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06/09/2016

A knight on the town

A salute to Rod Stewart, possessor of one of rock music's great voices and great Ferrari collections

In June of this year, mid-concert at Southampton’s Ageas Bowl in southern England, Rod Stewart announced to the crowd that he would be receiving a knighthood. Sir Roderick Stewart, to give the 71-year-old his now official name, was typically self-effacing about the whole thing and quick to thank his faithful fan base, one that has supported him through a 45-year career.

 

Right there at the beginning of the early 1960s British beat boom, Stewart became a star the following decade after hooking up with The Faces, a band loved by millions on both sides of the Atlantic for their raucous, back-to-basics boogie and boozy on-stage partying. They were, by all accounts, the best night out the early 1970s had to offer.

Rod Stewart on stage in 1971 at Newcastle City Hall  Photo: Getty Images

To give us the necessary courage to go on, slightly under-rehearsed, we used alcohol,’ Stewart admitted in his 2013 autobiography. ‘We were the first band to have a bar on stage.’

 

Heading out on his own with a hugely successful solo career, Sir Roderick may have found himself occasionally lost in a sea of over-produced wishy-washy synths, cod disco beats and lamentable trousers, but through it all the one constant was that incredible voice: a gravelly, bluesy calling card that was one part Sam Cooke, one part north London barrow boy.

Stewart strikes a pose in trademark tartan, 1974  Photo: Getty Images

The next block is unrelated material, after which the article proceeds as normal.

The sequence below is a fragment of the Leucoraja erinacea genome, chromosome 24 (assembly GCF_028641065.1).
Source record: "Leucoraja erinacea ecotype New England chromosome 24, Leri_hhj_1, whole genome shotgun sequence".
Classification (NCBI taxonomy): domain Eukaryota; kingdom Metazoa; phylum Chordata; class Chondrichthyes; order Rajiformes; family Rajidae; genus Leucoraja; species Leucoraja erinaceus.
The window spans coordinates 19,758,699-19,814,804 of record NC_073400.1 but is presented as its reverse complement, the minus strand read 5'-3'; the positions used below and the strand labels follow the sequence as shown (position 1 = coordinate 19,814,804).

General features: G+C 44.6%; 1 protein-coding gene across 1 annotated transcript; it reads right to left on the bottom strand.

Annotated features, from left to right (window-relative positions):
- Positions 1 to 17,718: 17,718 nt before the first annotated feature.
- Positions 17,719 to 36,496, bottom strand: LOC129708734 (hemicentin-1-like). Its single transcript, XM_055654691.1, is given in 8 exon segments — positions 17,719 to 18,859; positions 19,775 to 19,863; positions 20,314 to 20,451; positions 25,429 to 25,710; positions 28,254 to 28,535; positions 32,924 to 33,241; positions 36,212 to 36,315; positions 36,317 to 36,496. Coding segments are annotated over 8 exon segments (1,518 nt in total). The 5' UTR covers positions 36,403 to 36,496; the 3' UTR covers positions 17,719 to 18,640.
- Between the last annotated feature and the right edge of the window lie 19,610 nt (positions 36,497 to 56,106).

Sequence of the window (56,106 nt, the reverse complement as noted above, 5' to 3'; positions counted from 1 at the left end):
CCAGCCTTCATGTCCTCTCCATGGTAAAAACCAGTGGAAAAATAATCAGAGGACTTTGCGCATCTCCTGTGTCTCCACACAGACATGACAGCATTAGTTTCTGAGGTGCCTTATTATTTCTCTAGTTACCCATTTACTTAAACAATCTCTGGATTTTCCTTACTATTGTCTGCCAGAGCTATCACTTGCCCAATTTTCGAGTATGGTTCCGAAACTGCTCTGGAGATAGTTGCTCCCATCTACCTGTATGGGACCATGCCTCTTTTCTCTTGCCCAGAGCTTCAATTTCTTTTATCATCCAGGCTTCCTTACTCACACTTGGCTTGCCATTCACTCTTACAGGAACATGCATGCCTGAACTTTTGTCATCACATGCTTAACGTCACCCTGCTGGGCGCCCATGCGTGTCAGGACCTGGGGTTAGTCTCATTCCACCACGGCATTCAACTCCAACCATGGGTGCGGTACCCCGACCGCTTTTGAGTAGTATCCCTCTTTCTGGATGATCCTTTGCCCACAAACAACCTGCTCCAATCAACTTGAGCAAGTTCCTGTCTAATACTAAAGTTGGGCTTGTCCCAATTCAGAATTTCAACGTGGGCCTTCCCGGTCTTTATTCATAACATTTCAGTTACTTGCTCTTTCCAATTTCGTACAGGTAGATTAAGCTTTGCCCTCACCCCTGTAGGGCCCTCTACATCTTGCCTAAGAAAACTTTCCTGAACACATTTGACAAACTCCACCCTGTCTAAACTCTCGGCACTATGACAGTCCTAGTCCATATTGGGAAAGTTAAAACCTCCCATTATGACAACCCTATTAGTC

A loyal Ferrari client since his 1970s heyday, the singer once famously claimed that he’d lost count of how many Prancing Horse models he owned (‘Must have four or five...’) There’s definitely been an Enzo, a 599 GTB and a 575 Superamerica. And then there’s the F430 Spider and F40, both of which have been up for auction in recent years.

 

More recently, he’s been spotted driving around London in a Ferrari California and popping down to the shops in Los Angeles at the wheel of a white 458 Spider (with red interior).

 

‘The Stewarts have longevity on their side,’ he said in an interview. ‘It’s nothing to be ashamed of if you’ve lived your life to the full. Oh, it's all pleasurable. All wonderful. I have lived a great life. I am very happy. It might sound annoying. I can see that. But I am.’

 

Online rumours suggest a new album could well be in the offing next year, one that will see Rod the Mod returning to his R&B roots. In the meantime, he’s still touring (and is playing across Europe in November and December), promoting his third collection of American songbook standards.

At the Royal Theatre, Madrid, earlier this year  Photo: Getty Images

Even in his eighth decade, freshly knighted and now living in true domestic bliss (as well as his Ferraris, Sir Roderick’s other passions include his model railway collection), it seems that you can’t keep an old rocker away from doing what he does best, whether that involves enjoying the sound of his live band in full flow on stage, or the sound of his head-turning 458 Spider, as it pulls up outside a Santa Monica eatery.